• Its lot now physically separated from 3726, Grace Fisher Atkins purchased 3734 West Adams in 1946. Atkins was a remarkable psychologist, educator, and designer who invented Couturstadt, a process of making clothes using photography and mathematics rather than by numerous fittings. Although she technically maintained single-family use of the house, she was known to rent rooms. On June 11, 1957, the Department of Building and Safety issued Atkins a permit to convert the house officially into a duplex, which it remained until she sold it in 1968. On October 22, 1985, Julian C. Dixon, then serving California in the U.S. House of Representatives, paid tribute in the House to Grace Atkins, describing her as having received psychology and teaching degrees from U.C.L.A. and U.S.C., fields she pursued in addition to clothes design. Dixon also pointed out that Mrs. Atkins obtained her real estate license in 1944, "and has been credited with many creative real estate transactions during her career, including the sale of West Adams Gardens..."
  • Succeeding Grace Atkins was Si Hwa Chang, who bought both 3726 and 3734 West Adams and opened his Los Angeles Bible College in them in September 1969. Renamed Los Angeles Christian University in 1973 and then Puritan State University in 1993 after the death of Chang the year before, new owners of the houses came soon after. The identity of the occupants of 3734, if any, after the departure of Puritan State is unclear until 2009, when it was bought by the Movement of Spiritual Inner Awareness (MSIA), a group that had bought and renovated the Guasti house at 3500 West Adams as its headquarters in 1974 and added the MacGowan house to its campus in 2002. Painstaking restoration work has brought the Briggs and MacGowan houses back together, with the project's consultant describing the work in detail here. On May 9, 2011, the Department of Building and Safety issued a permit to the MSIA to change the classification of 3734 from its prior single-family designation to what the document describes as a boarding house with five bedrooms, which were intended for staff housing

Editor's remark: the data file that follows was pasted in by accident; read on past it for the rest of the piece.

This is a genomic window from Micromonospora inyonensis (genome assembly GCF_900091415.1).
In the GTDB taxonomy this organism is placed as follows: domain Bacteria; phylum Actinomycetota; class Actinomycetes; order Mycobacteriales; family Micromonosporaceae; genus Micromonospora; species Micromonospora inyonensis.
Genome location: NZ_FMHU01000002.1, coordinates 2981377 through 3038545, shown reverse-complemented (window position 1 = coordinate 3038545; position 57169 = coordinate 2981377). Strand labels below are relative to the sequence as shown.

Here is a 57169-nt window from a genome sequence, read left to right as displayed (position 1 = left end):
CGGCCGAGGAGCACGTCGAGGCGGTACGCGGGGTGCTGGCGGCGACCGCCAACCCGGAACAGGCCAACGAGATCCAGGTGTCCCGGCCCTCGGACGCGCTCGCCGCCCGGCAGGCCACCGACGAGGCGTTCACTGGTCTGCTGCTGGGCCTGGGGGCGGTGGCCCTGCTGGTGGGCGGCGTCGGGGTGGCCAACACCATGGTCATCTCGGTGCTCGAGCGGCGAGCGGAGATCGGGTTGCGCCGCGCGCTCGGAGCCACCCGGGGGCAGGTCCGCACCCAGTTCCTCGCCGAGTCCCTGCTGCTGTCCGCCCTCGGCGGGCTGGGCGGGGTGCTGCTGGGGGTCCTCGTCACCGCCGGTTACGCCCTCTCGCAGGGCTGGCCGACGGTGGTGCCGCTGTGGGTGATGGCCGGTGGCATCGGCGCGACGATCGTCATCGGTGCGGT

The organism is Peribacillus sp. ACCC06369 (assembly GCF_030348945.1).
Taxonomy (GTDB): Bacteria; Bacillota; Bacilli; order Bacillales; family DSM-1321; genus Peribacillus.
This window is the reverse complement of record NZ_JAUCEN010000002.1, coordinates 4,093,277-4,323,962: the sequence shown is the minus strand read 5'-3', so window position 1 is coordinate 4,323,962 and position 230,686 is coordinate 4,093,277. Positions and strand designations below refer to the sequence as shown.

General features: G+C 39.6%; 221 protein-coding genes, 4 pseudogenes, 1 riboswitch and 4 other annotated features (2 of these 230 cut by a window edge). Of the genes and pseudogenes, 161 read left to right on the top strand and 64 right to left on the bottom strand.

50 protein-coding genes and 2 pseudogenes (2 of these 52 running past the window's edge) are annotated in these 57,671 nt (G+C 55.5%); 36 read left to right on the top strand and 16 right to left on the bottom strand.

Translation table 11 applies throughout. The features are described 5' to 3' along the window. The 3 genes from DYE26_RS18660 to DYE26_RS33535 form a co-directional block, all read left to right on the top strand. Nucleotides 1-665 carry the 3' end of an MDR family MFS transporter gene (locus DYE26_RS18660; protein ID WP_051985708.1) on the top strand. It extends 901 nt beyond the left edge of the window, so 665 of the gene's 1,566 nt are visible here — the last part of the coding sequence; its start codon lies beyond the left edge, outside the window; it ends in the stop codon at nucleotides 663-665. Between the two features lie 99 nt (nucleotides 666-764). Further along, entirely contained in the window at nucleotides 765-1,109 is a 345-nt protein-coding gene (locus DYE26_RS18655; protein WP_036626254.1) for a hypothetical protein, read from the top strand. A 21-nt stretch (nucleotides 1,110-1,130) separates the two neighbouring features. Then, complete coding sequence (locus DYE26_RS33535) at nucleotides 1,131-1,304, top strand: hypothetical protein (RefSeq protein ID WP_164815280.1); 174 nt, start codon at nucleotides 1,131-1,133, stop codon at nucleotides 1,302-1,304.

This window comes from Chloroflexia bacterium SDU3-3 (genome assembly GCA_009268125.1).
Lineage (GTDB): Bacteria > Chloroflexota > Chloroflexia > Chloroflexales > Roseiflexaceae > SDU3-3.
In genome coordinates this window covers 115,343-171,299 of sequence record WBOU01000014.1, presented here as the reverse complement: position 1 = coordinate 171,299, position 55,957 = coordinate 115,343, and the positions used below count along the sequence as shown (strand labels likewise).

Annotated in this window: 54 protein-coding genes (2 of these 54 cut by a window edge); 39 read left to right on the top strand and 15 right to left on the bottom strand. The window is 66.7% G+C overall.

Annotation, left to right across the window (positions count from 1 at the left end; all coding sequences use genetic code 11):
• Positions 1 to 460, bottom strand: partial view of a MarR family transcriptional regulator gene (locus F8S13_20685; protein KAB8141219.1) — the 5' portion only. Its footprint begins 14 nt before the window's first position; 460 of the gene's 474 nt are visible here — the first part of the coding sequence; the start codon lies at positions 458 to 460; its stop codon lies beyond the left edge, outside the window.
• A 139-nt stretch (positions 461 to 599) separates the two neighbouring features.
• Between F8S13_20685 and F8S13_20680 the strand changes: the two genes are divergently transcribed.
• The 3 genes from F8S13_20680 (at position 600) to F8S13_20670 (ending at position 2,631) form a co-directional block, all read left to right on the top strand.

• The Briggs house was named Los Angeles Historic-Cultural Monument #477 in 1990



Illustration: Private Collection